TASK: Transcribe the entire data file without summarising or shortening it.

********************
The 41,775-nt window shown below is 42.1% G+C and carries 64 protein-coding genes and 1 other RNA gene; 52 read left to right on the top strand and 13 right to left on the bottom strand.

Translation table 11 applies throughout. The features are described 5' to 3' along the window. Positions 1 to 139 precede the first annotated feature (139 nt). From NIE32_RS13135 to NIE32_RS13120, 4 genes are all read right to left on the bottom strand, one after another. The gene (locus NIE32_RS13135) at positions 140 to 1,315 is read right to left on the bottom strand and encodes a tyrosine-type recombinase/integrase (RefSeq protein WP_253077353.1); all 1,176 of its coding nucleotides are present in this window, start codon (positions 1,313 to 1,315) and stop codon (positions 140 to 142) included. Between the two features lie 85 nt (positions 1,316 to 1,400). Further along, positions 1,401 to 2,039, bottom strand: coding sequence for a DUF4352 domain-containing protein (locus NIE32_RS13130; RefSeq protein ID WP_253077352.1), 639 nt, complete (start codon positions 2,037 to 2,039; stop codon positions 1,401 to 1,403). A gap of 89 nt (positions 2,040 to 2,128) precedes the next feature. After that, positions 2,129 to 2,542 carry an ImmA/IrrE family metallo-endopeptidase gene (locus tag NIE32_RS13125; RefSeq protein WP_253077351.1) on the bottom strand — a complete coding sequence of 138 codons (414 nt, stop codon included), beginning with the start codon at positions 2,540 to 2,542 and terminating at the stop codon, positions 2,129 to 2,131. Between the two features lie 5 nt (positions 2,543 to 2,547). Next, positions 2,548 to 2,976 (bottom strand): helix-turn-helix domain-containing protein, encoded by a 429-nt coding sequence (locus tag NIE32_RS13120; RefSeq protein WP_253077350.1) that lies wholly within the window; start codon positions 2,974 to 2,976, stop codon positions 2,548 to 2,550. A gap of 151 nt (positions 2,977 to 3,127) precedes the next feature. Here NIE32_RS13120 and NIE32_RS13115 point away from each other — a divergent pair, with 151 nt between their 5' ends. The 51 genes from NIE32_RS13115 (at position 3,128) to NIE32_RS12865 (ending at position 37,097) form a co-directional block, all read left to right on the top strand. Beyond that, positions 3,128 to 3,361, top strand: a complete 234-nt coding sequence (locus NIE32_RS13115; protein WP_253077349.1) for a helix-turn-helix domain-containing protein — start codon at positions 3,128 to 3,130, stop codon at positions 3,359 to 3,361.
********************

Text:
The 41,775-nt window shown below is 42.1% G+C and carries 64 protein-coding genes and 1 other RNA gene; 52 read left to right on the top strand and 13 right to left on the bottom strand.

Translation table 11 applies throughout. The features are described 5' to 3' along the window. Positions 1 to 139 precede the first annotated feature (139 nt). From NIE32_RS13135 to NIE32_RS13120, 4 genes are all read right to left on the bottom strand, one after another. The gene (locus NIE32_RS13135) at positions 140 to 1,315 is read right to left on the bottom strand and encodes a tyrosine-type recombinase/integrase (RefSeq protein WP_253077353.1); all 1,176 of its coding nucleotides are present in this window, start codon (positions 1,313 to 1,315) and stop codon (positions 140 to 142) included. Between the two features lie 85 nt (positions 1,316 to 1,400). Further along, positions 1,401 to 2,039, bottom strand: coding sequence for a DUF4352 domain-containing protein (locus NIE32_RS13130; RefSeq protein ID WP_253077352.1), 639 nt, complete (start codon positions 2,037 to 2,039; stop codon positions 1,401 to 1,403). A gap of 89 nt (positions 2,040 to 2,128) precedes the next feature. After that, positions 2,129 to 2,542 carry an ImmA/IrrE family metallo-endopeptidase gene (locus tag NIE32_RS13125; RefSeq protein WP_253077351.1) on the bottom strand — a complete coding sequence of 138 codons (414 nt, stop codon included), beginning with the start codon at positions 2,540 to 2,542 and terminating at the stop codon, positions 2,129 to 2,131. Between the two features lie 5 nt (positions 2,543 to 2,547). Next, positions 2,548 to 2,976 (bottom strand): helix-turn-helix domain-containing protein, encoded by a 429-nt coding sequence (locus tag NIE32_RS13120; RefSeq protein WP_253077350.1) that lies wholly within the window; start codon positions 2,974 to 2,976, stop codon positions 2,548 to 2,550. A gap of 151 nt (positions 2,977 to 3,127) precedes the next feature. Here NIE32_RS13120 and NIE32_RS13115 point away from each other — a divergent pair, with 151 nt between their 5' ends. The 51 genes from NIE32_RS13115 (at position 3,128) to NIE32_RS12865 (ending at position 37,097) form a co-directional block, all read left to right on the top strand. Beyond that, positions 3,128 to 3,361, top strand: a complete 234-nt coding sequence (locus NIE32_RS13115; protein WP_253077349.1) for a helix-turn-helix domain-containing protein — start codon at positions 3,128 to 3,130, stop codon at positions 3,359 to 3,361.